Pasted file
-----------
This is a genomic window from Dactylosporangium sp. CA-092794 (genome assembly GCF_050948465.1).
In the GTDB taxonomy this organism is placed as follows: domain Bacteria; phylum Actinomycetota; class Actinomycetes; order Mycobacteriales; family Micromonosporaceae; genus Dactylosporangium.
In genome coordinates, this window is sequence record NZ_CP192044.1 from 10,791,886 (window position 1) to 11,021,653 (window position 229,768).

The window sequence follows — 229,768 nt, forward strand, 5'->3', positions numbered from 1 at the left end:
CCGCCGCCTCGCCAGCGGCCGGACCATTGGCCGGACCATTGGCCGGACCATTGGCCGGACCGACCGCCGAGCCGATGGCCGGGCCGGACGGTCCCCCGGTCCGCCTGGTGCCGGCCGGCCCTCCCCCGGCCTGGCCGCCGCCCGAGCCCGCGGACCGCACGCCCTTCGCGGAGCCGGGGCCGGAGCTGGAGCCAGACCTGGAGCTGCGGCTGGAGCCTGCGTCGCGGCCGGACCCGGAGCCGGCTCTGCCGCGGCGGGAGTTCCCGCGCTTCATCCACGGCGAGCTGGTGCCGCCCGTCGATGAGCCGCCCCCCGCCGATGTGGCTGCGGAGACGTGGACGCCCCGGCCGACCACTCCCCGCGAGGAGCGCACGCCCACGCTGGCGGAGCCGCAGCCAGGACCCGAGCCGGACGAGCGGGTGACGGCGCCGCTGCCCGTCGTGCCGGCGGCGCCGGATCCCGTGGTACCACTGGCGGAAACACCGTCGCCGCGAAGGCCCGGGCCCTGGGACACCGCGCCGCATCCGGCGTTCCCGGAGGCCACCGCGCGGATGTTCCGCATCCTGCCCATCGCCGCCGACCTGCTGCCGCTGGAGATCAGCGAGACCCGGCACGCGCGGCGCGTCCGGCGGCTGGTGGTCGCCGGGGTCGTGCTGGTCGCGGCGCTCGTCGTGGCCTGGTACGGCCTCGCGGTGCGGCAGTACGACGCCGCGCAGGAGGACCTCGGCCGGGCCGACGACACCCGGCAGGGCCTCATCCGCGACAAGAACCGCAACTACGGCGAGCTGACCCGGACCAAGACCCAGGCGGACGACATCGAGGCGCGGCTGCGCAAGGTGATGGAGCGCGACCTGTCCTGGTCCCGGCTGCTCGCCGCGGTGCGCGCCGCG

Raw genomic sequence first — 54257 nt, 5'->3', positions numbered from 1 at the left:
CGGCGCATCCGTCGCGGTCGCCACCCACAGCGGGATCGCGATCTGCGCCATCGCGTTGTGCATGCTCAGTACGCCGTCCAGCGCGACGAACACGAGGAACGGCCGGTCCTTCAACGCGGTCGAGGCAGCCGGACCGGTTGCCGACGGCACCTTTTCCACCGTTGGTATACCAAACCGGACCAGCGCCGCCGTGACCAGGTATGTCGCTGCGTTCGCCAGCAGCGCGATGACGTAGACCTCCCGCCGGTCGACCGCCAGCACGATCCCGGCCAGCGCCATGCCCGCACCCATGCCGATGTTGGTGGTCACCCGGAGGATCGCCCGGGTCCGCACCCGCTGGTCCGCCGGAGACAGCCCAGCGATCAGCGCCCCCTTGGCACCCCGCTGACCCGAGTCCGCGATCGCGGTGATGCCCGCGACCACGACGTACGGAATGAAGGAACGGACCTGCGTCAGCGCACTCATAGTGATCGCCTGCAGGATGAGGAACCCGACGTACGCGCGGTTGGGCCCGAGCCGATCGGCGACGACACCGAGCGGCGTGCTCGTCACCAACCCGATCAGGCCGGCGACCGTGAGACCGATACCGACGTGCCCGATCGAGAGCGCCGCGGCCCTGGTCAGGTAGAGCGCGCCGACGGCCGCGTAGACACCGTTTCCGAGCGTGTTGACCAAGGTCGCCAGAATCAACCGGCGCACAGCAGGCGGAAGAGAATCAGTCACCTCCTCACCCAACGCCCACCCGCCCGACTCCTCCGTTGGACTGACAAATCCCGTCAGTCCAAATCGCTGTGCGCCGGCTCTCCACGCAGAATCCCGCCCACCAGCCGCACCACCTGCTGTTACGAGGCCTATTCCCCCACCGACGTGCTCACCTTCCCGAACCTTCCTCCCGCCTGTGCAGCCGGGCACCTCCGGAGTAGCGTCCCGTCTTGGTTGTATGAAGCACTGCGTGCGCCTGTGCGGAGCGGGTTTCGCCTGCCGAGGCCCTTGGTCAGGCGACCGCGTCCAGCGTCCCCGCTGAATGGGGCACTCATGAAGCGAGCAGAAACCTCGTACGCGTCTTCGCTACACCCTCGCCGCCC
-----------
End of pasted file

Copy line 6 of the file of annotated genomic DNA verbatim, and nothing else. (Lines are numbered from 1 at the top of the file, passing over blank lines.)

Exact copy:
Raw genomic sequence first — 54257 nt, 5'->3', positions numbered from 1 at the left: